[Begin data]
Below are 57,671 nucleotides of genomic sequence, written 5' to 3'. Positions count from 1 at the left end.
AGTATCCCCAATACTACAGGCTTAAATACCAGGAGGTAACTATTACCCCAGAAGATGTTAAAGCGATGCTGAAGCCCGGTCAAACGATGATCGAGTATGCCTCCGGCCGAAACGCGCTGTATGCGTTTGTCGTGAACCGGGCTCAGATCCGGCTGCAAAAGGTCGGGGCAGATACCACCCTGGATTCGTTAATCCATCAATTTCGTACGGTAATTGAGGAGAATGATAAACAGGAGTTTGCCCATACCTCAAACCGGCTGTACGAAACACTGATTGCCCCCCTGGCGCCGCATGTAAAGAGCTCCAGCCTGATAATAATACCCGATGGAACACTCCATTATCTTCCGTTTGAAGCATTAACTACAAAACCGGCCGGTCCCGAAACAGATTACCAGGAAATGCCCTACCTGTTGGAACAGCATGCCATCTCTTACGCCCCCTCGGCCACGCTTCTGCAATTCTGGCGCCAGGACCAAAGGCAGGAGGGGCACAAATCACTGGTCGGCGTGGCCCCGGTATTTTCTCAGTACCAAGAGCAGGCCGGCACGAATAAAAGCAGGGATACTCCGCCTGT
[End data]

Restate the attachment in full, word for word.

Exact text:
Below are 57,671 nucleotides of genomic sequence, written 5' to 3'. Positions count from 1 at the left end.
AGTATCCCCAATACTACAGGCTTAAATACCAGGAGGTAACTATTACCCCAGAAGATGTTAAAGCGATGCTGAAGCCCGGTCAAACGATGATCGAGTATGCCTCCGGCCGAAACGCGCTGTATGCGTTTGTCGTGAACCGGGCTCAGATCCGGCTGCAAAAGGTCGGGGCAGATACCACCCTGGATTCGTTAATCCATCAATTTCGTACGGTAATTGAGGAGAATGATAAACAGGAGTTTGCCCATACCTCAAACCGGCTGTACGAAACACTGATTGCCCCCCTGGCGCCGCATGTAAAGAGCTCCAGCCTGATAATAATACCCGATGGAACACTCCATTATCTTCCGTTTGAAGCATTAACTACAAAACCGGCCGGTCCCGAAACAGATTACCAGGAAATGCCCTACCTGTTGGAACAGCATGCCATCTCTTACGCCCCCTCGGCCACGCTTCTGCAATTCTGGCGCCAGGACCAAAGGCAGGAGGGGCACAAATCACTGGTCGGCGTGGCCCCGGTATTTTCTCAGTACCAAGAGCAGGCCGGCACGAATAAAAGCAGGGATACTCCGCCTGT